Water Management. At the international level, reservoir management is conducted professionally and harmoniously between Mexico and the United States. However, different water laws and institutions in Mexico and the United States make cooperation difficult for issues that do not fall under the authority of the International Boundary and Water Commission. This gap is particularly serious in the areas of water planning and ecological protection. In the wake of the NAFTA agreement, cooperation between Mexico and the United States on improving river quality has increased. Major results of improving water treatment infrastructure already are visible, and more treatment plants will come on line in the next few years. Similar efforts are urgently needed to conduct cross border water planning and ecological restoration. The region also must develop institutional capacity to resolve conflicts between water users?between Mexico and the United States, between cities and agriculture, between development and ecological health.

Overall Conclusion. Whether the Lower Rio Grande/Rio Bravo Basin moves toward a more sustainable future concerning its water resources is largely a question of management. How can this shared resource best be used for the benefit of human populations on each side of the river and the region's uniquely diverse ecosystems? Potentially, there can be enough water, of acceptable quality, to support the water needs of 4.9 million people in the immediate impact area. To make this possible, agricultural use of water will have to be reduced significantly. Market mechanisms and mutually beneficial arrangements between cities and irrigation districts can bring about more efficient water use, making the rural-urban reallocation one of cooperation rather than conflict. However, without changes in allocative mechanisms to reflect minimum ecological water needs, not enough water will be left instream to maintain the ecosystem. As new wastewater treatment plants continue to come on line, water quality in the river may improve, although these improvements could be offset by increased concentration of pollutants due to decreased stream flow caused by increased use. The complex array of local, state, regional, federal, and international institutions involved in water management presents a formidable challenge, yet greater institutional cooperation and improved region-wide water management will be fundamental to maneuvering the Lower Rio Grande/Rio Bravo Basin toward a more sustainable future.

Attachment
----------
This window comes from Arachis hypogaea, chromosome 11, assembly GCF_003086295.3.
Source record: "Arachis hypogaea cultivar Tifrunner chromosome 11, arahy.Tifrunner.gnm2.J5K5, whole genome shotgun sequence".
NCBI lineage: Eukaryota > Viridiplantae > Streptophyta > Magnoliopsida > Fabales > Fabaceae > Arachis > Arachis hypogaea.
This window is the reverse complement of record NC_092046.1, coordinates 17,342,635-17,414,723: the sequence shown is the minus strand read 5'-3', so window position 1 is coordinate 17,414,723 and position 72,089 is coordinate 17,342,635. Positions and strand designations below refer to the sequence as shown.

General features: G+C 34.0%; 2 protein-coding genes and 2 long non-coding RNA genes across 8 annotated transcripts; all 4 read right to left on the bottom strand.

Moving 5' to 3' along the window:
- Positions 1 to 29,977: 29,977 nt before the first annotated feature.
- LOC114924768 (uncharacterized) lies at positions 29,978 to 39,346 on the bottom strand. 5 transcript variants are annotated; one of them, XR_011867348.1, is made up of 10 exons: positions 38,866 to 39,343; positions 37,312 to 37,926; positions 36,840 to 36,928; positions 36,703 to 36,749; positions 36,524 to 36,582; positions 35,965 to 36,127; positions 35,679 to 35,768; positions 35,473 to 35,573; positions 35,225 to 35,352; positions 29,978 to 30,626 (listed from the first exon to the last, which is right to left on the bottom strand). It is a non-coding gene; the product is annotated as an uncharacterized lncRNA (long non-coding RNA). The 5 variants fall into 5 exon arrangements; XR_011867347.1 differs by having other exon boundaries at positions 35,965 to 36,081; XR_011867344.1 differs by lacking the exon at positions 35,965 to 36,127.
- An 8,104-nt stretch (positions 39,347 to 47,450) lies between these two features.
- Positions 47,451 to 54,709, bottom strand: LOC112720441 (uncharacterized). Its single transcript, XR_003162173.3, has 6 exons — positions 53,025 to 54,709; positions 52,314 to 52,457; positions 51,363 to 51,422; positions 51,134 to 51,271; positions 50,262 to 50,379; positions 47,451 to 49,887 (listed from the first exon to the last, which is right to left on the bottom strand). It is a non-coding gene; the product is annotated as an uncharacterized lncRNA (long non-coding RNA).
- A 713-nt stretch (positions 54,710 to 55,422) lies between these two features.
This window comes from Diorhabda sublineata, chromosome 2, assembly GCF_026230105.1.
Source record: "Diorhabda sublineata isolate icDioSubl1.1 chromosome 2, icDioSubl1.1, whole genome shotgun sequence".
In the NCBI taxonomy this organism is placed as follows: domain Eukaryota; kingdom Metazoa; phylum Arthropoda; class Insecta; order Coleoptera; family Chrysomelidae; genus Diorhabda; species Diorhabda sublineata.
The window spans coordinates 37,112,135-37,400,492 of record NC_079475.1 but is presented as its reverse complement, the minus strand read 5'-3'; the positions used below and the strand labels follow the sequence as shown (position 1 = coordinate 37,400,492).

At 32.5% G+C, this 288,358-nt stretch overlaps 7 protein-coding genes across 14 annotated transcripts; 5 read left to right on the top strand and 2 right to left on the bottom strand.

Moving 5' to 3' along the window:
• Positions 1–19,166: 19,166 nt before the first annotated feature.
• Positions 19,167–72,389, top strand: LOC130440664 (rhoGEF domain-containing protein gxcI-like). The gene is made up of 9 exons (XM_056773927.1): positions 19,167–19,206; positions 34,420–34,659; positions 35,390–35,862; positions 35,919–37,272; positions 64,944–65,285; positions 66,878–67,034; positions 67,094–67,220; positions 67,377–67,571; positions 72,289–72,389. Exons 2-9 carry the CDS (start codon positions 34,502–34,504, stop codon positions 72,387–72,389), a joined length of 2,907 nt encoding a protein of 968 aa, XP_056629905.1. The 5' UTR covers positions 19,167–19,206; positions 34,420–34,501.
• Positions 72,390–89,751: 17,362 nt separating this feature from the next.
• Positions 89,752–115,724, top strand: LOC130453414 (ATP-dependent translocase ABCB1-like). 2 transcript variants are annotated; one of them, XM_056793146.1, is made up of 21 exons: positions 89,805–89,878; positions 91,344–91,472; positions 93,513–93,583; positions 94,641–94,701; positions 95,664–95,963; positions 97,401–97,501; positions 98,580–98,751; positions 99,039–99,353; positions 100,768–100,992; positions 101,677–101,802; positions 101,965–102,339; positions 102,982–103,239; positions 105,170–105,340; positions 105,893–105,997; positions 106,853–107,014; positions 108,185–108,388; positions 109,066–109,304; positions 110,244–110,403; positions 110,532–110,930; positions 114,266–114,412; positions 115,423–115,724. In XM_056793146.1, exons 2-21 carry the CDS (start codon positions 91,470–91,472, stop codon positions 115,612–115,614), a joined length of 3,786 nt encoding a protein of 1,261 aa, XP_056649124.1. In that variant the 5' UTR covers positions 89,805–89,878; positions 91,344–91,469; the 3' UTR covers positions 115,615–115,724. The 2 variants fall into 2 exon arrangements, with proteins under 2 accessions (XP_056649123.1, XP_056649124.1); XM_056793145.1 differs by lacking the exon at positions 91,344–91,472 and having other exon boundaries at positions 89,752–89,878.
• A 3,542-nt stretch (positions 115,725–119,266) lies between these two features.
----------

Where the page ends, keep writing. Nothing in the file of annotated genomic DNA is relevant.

Journal Articles on this Report : 2 Displayed | Download in RIS Format